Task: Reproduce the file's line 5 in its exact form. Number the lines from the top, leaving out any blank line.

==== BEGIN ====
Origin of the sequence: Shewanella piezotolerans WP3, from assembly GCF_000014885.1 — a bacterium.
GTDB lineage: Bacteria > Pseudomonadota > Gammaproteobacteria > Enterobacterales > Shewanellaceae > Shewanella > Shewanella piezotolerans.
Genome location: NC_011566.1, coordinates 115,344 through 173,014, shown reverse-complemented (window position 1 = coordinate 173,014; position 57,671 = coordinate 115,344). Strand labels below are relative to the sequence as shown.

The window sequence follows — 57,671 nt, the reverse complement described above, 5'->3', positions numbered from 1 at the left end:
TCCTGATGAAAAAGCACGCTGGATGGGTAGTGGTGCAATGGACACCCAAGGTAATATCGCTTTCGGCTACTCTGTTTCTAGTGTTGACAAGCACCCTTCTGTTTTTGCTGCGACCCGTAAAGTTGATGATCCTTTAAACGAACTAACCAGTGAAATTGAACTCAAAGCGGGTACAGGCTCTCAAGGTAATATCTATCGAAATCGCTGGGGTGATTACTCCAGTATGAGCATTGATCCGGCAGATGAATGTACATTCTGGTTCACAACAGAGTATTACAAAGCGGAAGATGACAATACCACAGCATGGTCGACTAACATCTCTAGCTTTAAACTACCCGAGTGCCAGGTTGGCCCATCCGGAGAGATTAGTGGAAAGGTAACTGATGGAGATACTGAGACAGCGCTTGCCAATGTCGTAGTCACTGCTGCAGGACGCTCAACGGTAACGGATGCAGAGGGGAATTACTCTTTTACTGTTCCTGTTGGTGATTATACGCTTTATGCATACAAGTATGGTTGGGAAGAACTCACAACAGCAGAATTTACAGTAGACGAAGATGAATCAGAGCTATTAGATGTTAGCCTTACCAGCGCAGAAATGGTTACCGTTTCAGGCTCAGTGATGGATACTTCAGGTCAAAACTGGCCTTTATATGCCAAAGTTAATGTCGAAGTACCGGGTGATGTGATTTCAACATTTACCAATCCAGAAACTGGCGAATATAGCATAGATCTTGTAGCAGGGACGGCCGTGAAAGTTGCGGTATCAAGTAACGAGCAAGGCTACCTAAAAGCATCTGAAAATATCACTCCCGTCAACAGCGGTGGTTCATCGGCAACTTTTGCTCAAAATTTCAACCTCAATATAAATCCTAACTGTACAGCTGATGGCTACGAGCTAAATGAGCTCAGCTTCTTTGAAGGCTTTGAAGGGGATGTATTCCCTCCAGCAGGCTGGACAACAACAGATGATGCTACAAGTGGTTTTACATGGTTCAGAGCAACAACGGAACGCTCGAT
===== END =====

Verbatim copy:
TCCTGATGAAAAAGCACGCTGGATGGGTAGTGGTGCAATGGACACCCAAGGTAATATCGCTTTCGGCTACTCTGTTTCTAGTGTTGACAAGCACCCTTCTGTTTTTGCTGCGACCCGTAAAGTTGATGATCCTTTAAACGAACTAACCAGTGAAATTGAACTCAAAGCGGGTACAGGCTCTCAAGGTAATATCTATCGAAATCGCTGGGGTGATTACTCCAGTATGAGCATTGATCCGGCAGATGAATGTACATTCTGGTTCACAACAGAGTATTACAAAGCGGAAGATGACAATACCACAGCATGGTCGACTAACATCTCTAGCTTTAAACTACCCGAGTGCCAGGTTGGCCCATCCGGAGAGATTAGTGGAAAGGTAACTGATGGAGATACTGAGACAGCGCTTGCCAATGTCGTAGTCACTGCTGCAGGACGCTCAACGGTAACGGATGCAGAGGGGAATTACTCTTTTACTGTTCCTGTTGGTGATTATACGCTTTATGCATACAAGTATGGTTGGGAAGAACTCACAACAGCAGAATTTACAGTAGACGAAGATGAATCAGAGCTATTAGATGTTAGCCTTACCAGCGCAGAAATGGTTACCGTTTCAGGCTCAGTGATGGATACTTCAGGTCAAAACTGGCCTTTATATGCCAAAGTTAATGTCGAAGTACCGGGTGATGTGATTTCAACATTTACCAATCCAGAAACTGGCGAATATAGCATAGATCTTGTAGCAGGGACGGCCGTGAAAGTTGCGGTATCAAGTAACGAGCAAGGCTACCTAAAAGCATCTGAAAATATCACTCCCGTCAACAGCGGTGGTTCATCGGCAACTTTTGCTCAAAATTTCAACCTCAATATAAATCCTAACTGTACAGCTGATGGCTACGAGCTAAATGAGCTCAGCTTCTTTGAAGGCTTTGAAGGGGATGTATTCCCTCCAGCAGGCTGGACAACAACAGATGATGCTACAAGTGGTTTTACATGGTTCAGAGCAACAACGGAACGCTCGAT